Purpose of the Placenta
A placenta is a special temporary organ that’s created to protect your baby. It develops right from the blastocyst immediately after conception. It not only protects your baby, but it provides nourishment and air through the umbilical cord. It’s comprised of a network of tiny blood vessels that give it a deep, crimson appearance. These vessels connect to the baby’s bloodstream through the umbilical cord to sustain life.
If cared for, your placenta will produce enough hormones to nourish your baby and ensure normal growth. The following information explains the role and function of your placenta throughout your pregnancy.
Role of the Placenta
Since babies are carried up to nine months, there is a strong need for a good placenta. Not only does it provide vital nutrients to your unborn baby but it serves as a moderator for gas and waste excretion to guard against toxins.
Impact of the Placenta on Hormones
During your first trimester, your corpus luteum has control over hormone production. During these first 12 weeks, you may experience some vomiting or fatigue. These symptoms are normal but will fade once the placenta forms and takes over hormone regulation.
What Hormones Are Produced?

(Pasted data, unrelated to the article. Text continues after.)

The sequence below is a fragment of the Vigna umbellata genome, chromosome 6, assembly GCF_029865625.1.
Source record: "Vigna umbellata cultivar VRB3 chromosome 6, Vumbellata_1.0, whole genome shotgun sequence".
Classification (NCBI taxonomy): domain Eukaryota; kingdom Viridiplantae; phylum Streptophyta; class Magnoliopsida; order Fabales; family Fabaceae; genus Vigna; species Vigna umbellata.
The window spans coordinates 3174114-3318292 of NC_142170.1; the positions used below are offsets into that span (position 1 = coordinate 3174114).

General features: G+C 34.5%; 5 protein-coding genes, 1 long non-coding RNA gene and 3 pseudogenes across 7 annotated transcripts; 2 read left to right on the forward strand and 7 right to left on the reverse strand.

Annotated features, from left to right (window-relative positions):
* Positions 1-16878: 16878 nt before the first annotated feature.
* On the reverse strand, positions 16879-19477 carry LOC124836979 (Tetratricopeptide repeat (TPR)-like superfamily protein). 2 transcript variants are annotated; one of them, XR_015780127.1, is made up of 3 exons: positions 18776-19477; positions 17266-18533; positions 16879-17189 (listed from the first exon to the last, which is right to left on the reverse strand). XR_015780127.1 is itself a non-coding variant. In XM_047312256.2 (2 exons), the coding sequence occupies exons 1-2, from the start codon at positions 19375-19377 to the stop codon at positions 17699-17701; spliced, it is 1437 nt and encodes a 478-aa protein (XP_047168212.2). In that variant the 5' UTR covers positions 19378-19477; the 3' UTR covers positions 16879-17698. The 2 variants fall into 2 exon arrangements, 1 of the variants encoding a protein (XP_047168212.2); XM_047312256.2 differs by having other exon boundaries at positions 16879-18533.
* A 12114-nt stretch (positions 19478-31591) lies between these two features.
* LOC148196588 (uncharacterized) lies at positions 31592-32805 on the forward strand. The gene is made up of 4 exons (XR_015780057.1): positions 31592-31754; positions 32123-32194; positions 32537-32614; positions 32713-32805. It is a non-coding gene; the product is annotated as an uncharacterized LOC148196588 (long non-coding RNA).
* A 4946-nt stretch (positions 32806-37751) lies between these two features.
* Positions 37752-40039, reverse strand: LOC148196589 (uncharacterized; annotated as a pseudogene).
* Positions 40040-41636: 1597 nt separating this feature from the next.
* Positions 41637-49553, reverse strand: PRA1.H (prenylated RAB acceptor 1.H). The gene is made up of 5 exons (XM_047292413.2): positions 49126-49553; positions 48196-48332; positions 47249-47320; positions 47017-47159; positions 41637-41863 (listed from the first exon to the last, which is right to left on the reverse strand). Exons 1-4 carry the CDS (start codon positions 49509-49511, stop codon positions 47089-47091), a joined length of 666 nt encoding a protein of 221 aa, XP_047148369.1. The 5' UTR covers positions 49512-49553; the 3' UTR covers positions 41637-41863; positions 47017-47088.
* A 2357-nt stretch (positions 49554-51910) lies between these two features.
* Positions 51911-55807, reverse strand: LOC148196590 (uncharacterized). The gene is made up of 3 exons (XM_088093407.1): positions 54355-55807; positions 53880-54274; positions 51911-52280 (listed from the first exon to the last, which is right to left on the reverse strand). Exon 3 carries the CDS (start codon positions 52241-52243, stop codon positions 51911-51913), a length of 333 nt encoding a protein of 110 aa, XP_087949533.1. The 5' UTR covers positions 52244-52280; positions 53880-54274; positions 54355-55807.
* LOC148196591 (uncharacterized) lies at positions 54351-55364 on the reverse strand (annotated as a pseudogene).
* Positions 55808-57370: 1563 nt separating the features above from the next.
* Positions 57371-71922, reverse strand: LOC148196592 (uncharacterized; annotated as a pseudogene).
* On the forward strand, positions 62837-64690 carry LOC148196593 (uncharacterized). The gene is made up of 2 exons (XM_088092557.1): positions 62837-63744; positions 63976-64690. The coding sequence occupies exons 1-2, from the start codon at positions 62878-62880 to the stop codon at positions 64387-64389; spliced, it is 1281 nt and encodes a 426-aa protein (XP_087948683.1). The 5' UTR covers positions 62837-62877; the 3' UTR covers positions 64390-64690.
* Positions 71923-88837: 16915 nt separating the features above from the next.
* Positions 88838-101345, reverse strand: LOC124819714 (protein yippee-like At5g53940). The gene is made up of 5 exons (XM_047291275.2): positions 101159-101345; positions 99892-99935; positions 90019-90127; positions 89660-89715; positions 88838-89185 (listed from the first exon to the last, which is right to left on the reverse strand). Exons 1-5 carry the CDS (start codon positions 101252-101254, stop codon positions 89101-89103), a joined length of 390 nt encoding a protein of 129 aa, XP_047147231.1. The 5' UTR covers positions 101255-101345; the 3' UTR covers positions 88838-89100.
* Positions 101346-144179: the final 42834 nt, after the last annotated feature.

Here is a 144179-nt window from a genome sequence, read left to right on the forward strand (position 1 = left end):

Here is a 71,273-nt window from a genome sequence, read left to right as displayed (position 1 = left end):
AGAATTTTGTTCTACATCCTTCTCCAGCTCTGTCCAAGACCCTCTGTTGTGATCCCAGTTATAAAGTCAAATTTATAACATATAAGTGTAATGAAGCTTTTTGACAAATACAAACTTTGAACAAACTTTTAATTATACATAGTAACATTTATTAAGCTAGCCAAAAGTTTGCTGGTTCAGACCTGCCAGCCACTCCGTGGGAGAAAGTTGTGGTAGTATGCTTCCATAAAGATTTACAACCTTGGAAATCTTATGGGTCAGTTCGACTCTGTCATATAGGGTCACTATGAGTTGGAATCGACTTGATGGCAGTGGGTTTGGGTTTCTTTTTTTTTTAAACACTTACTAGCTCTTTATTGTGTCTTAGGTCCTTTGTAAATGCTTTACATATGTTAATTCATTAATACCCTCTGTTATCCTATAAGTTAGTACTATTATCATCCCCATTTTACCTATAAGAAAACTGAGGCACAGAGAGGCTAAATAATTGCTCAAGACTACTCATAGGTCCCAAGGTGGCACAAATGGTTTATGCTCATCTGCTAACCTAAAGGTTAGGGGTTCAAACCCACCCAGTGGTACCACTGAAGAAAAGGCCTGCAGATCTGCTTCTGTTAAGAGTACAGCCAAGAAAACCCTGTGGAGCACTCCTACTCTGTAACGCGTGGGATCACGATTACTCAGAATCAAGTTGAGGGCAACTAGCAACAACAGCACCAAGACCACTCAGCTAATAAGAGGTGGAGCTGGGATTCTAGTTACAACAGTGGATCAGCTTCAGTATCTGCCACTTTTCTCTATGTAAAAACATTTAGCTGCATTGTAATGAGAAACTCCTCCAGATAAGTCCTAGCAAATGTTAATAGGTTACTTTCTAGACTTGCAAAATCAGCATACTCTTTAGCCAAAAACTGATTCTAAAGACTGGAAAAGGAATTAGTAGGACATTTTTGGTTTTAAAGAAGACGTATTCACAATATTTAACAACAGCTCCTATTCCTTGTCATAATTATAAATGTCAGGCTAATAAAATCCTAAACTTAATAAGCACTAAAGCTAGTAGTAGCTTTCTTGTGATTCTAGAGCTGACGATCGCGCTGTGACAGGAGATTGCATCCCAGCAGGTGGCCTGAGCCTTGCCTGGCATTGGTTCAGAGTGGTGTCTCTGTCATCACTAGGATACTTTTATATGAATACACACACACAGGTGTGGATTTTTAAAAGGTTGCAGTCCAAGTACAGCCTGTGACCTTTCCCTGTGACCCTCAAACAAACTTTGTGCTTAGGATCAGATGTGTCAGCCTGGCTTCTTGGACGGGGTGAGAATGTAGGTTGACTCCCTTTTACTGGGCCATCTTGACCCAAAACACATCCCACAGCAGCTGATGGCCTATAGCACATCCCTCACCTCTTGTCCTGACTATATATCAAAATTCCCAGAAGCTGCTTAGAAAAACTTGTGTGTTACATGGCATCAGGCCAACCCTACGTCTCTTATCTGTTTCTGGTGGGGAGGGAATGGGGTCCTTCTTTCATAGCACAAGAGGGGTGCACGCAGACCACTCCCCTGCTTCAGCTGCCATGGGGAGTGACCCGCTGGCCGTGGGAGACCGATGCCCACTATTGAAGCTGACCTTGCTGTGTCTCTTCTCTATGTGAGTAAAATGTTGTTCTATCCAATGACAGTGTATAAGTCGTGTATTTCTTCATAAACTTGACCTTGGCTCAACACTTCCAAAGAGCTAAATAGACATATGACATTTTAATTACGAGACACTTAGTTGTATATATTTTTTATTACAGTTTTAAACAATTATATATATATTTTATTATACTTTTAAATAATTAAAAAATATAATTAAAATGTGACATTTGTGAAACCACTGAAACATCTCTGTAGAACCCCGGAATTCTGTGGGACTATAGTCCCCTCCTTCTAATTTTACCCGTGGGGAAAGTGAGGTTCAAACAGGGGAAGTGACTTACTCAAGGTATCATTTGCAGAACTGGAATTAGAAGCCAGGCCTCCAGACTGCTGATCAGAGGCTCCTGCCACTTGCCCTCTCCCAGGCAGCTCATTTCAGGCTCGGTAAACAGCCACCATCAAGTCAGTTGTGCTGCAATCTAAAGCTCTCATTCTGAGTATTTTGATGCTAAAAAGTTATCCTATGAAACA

Your placenta produces three critical hormones that are vital for you and your baby. These hormones are lactogen, estrogen, and progesterone. All of them act together to form new blood vessels and regulate milk production during the second trimester. Your placenta can use these hormones to nourish your baby and help it grow at a normal pace.
If you’re worried about viruses, don’t be. A healthy placenta helps produce a healthy baby by transferring antibodies before and after birth. In fact, it’s safe to say that your newborn will be given all the ammo needed to fight infection during the first year of life.
What You Can Do
You should get regular health checkups during your pregnancy. Your health care provider can check your placenta using an ultrasound and catch any problems early on. They can walk you through the process and advise you on your next steps.
Your placenta gives your baby everything it needs during those critical months. With enough information, you can take the right steps towards a safe a successful delivery.